Drug abuse prevention and treatment

What is drug abuse?

Drug abuse is a chronic disease that is characterized by uncontrollable, compulsive drug seeking and using, despite the damaging consequences and the changes within the brain, which can lead to harmful behaviours. Drug abuse is a relapsing disease which means that users quite often return to the drug after attempts to stop using the drug.
The path to drug abuse starts with the voluntary act of taking the drugs; Over time, the ability to choose not to retake them is compromised. Seeking and taking the drug is compulsive, which leads to addiction. This is often due to the effects that the drug exposure does to the brain function. Addiction ends up affecting the parts of the brain that are connected to motivation, reward, memory, learning and behaviour. This type of addiction is a disease that will affect not only the brain but also a person’s behaviour.

Can drug abuse be treated?

Yes, it can, but it is not easy and simple. The fact that addiction is a chronic disease; people cannot stop using drugs for a few days and then be deemed cured. Most of the patients will need to have long-term care that is often repeated several times to cut the addiction altogether and to recover their lives.

Drug abuse treatment aims to help with the following:

• To stop using drugs altogether
• Remain drug-free
• Be productive in the workplace and general society

What are the treatments for drug addiction?

There is a variety of options that are successful when used in treating drug abuse, including:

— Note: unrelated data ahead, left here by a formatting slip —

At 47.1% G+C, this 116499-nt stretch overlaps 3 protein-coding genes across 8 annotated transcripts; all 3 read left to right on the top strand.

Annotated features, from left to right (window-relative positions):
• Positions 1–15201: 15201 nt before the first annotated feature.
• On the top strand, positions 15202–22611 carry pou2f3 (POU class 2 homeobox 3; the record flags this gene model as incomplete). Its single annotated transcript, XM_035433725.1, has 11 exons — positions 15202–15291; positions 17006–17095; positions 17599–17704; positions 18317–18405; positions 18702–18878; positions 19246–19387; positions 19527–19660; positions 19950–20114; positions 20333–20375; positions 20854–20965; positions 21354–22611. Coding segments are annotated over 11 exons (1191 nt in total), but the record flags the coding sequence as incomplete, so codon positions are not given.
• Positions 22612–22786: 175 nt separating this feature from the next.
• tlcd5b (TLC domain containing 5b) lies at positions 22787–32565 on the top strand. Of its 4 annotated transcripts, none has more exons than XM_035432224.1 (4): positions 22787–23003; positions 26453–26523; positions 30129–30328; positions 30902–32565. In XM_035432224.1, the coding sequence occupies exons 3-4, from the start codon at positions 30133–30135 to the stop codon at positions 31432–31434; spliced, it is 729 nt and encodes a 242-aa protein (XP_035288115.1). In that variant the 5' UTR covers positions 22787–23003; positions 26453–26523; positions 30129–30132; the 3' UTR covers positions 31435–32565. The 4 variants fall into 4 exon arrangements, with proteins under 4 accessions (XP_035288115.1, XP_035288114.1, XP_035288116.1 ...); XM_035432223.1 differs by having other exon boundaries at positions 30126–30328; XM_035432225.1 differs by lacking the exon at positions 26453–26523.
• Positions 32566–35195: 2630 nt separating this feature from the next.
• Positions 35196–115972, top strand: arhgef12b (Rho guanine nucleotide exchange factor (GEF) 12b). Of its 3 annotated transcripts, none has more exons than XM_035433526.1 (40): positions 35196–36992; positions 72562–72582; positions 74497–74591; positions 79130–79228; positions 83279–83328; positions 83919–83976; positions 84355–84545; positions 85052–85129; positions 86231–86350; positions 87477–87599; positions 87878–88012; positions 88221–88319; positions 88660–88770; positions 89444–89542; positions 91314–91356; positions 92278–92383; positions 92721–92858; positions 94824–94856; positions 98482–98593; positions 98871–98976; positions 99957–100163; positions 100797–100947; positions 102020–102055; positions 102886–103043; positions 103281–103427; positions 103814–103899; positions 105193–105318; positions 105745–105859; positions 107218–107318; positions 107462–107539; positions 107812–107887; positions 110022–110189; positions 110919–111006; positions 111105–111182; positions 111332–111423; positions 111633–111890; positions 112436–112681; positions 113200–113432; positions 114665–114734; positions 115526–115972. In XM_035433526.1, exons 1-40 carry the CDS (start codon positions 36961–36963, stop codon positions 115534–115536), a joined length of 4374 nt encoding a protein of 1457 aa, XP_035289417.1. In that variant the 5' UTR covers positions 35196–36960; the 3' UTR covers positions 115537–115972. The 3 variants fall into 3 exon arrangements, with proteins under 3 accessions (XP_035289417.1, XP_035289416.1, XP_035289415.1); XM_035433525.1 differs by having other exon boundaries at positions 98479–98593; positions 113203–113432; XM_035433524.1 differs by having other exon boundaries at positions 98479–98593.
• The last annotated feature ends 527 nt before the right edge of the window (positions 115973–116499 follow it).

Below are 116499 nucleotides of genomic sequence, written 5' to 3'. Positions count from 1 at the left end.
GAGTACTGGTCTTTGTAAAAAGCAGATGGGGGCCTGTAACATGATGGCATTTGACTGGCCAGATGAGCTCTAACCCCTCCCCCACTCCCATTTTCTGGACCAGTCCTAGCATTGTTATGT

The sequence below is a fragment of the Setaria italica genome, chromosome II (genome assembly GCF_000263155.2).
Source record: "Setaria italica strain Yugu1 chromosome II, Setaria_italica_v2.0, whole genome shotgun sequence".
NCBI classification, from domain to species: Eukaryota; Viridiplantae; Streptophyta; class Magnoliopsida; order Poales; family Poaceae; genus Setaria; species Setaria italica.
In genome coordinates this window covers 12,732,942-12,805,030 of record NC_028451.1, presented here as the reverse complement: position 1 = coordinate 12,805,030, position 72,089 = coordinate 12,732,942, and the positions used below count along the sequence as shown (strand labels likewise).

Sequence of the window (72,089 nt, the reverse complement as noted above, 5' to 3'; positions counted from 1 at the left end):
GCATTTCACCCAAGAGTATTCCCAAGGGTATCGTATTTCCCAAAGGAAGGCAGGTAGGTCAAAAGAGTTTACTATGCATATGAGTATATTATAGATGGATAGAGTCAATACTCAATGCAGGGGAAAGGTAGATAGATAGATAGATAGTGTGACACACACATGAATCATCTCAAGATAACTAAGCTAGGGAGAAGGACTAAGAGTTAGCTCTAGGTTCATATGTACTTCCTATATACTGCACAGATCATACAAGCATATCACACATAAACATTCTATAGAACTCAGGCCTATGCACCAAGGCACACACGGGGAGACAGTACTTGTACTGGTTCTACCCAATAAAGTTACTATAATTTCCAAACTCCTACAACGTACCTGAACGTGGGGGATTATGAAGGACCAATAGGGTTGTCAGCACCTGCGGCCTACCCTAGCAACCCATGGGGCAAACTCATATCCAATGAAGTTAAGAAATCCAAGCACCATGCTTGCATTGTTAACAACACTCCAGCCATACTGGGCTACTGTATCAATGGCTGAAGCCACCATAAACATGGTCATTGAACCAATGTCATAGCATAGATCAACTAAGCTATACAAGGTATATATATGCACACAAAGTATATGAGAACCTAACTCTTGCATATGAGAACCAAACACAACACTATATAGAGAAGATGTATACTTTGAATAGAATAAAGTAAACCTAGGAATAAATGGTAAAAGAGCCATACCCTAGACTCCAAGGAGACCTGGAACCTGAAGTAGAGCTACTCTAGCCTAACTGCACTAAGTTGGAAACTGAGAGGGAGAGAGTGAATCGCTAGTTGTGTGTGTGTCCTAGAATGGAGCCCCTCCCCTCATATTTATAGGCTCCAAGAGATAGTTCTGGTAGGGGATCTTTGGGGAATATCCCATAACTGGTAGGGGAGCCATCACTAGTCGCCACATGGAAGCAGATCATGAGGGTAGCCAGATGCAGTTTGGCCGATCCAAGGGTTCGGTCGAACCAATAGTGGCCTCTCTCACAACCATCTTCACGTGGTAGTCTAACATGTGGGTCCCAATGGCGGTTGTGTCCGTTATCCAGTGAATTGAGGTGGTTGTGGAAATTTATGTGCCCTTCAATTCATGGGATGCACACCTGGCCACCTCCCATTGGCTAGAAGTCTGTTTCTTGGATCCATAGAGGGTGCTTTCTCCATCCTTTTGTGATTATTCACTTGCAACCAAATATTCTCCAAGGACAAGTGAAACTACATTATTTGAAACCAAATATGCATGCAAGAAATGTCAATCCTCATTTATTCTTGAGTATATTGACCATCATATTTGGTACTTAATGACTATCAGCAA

• Medication
• Behavioural counselling
• Medical devices and applications that aid in treating the withdrawal symptoms
• Evaluation and treatment for the co-occurring mental health issues like anxiety and depression
• Follow-ups to avoid relapse

Can hypnotherapy be used for drug addiction?

Hypnotherapy is used widely to help treat drug addiction, but it is not a cure. There is no such thing as going to a session and walking away fully recovered. Studies show that hypnotherapy can help a psychologist or therapist connect with a patient, learn more about their underlying problem and to implant suggestions that can help the patients avoid drug abuse. Hypnotherapy is a tool that can be useful in treating drug addiction. It is a complement to conventional therapy.

Someone can be given a suggestion during their hypnotherapy session, but the fact is they need to follow through with it when they leave. Hyponotherapists suggests that this type of therapy will only work for those who are ready to implement it and are open to change. Some need additional suggestions to keep moving forward.
Due to the fact that drug abuse is primarily a behavioural issue rather than being a complete addiction, treatment like hypnotherapy can be very valuable supplements to the average behavioural therapy.

Hypnotherapy is used with the intent of:

• Alleviating how severe the withdrawal symptoms are through suggestion
• Creating the suggestions of aversion and repulsion to the undesirable behaviours like drug abuse
• Developing a more in-depth more meaningful conversation with the patient without using the impingement of the conscious mind.

It is understood that hypnotherapy is not a permanent cure for drug abuse, and even though the suggestion may not last in the brain, it isn’t all worthless when being used as an addiction treatment tool. Suggestions that are made under hypnotherapy can convince the patient of ideas and concepts but only temporarily. Such suggestions like needles are terrifying; the drug they are using is repulsive. This can create reactions like a feeling of nauseous when using the drug. The suggestions given can manifest into physical reactions to substance use, which can prevent short term relapse or drug abuse when in outpatient care.